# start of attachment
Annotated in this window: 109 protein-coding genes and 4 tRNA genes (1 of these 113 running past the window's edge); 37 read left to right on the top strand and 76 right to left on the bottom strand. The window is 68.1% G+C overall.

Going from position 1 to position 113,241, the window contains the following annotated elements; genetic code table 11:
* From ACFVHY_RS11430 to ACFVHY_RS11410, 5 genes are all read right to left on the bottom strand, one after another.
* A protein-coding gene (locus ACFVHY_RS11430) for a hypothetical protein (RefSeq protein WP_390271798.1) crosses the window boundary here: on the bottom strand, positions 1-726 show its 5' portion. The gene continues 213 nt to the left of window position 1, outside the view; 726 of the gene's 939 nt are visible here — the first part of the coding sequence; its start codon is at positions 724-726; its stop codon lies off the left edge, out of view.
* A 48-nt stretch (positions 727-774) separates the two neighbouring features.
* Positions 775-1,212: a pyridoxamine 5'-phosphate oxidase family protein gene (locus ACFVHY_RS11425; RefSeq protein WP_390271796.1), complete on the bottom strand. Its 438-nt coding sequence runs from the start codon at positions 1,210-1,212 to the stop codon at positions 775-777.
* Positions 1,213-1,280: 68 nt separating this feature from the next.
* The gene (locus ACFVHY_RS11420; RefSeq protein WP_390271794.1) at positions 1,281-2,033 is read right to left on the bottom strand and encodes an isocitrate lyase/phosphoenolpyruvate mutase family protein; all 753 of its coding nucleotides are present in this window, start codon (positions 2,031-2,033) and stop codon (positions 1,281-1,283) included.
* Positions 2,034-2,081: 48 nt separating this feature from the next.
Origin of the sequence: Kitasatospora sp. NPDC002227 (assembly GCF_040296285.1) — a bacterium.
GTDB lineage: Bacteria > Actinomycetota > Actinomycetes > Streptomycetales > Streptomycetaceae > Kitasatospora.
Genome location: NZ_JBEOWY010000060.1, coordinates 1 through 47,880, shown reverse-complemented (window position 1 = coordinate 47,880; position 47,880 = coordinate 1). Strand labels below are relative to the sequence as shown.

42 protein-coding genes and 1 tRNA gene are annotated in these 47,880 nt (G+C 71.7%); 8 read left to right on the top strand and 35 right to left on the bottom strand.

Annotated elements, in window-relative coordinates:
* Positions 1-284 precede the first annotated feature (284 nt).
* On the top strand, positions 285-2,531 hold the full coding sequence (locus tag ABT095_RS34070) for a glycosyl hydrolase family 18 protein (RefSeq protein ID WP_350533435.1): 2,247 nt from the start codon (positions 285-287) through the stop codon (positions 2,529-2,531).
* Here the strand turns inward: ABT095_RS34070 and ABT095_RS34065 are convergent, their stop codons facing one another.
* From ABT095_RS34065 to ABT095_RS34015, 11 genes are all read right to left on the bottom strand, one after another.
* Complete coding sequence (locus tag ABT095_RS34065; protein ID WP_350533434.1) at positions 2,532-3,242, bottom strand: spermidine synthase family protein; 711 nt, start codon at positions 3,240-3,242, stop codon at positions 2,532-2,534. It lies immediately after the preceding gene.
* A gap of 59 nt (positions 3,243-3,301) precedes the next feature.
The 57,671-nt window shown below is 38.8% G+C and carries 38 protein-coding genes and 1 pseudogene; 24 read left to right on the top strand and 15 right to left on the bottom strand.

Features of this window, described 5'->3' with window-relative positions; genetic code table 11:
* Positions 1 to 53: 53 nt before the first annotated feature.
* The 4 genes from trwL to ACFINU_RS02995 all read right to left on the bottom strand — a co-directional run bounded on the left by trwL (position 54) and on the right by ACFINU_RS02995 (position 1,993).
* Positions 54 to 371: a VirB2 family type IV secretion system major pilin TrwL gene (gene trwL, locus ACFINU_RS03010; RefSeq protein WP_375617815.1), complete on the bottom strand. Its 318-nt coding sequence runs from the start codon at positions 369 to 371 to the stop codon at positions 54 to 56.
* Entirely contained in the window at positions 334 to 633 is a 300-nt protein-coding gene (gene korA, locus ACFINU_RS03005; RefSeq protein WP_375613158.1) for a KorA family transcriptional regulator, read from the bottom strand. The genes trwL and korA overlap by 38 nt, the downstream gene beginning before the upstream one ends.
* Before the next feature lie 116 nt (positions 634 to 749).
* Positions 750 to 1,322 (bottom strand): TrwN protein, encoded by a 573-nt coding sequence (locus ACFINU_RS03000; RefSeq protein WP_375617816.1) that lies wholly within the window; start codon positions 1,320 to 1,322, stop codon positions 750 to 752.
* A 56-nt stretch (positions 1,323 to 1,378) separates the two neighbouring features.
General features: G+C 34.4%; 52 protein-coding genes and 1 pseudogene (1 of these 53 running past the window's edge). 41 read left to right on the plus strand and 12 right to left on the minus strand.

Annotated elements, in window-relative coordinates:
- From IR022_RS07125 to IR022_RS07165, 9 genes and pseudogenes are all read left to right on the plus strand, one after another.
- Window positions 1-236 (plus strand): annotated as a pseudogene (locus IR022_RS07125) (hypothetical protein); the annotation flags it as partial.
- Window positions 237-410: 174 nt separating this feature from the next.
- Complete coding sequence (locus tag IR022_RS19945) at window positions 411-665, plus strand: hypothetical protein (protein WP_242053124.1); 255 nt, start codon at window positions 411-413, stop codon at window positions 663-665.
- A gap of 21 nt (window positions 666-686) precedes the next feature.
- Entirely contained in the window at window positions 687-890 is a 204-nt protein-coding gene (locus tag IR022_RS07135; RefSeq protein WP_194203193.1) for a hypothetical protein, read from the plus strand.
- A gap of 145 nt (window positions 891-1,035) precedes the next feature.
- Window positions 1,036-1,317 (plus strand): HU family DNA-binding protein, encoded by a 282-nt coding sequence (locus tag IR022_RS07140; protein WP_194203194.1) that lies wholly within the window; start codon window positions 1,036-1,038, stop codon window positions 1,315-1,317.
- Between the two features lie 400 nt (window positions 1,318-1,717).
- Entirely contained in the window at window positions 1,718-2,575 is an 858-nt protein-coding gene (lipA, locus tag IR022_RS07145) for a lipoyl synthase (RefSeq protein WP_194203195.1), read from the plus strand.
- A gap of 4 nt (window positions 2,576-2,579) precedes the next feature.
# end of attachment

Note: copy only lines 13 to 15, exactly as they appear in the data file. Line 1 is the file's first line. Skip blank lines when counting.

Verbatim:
42 protein-coding genes and 1 tRNA gene are annotated in these 47,880 nt (G+C 71.7%); 8 read left to right on the top strand and 35 right to left on the bottom strand.

Annotated elements, in window-relative coordinates:
* Positions 1-284 precede the first annotated feature (284 nt).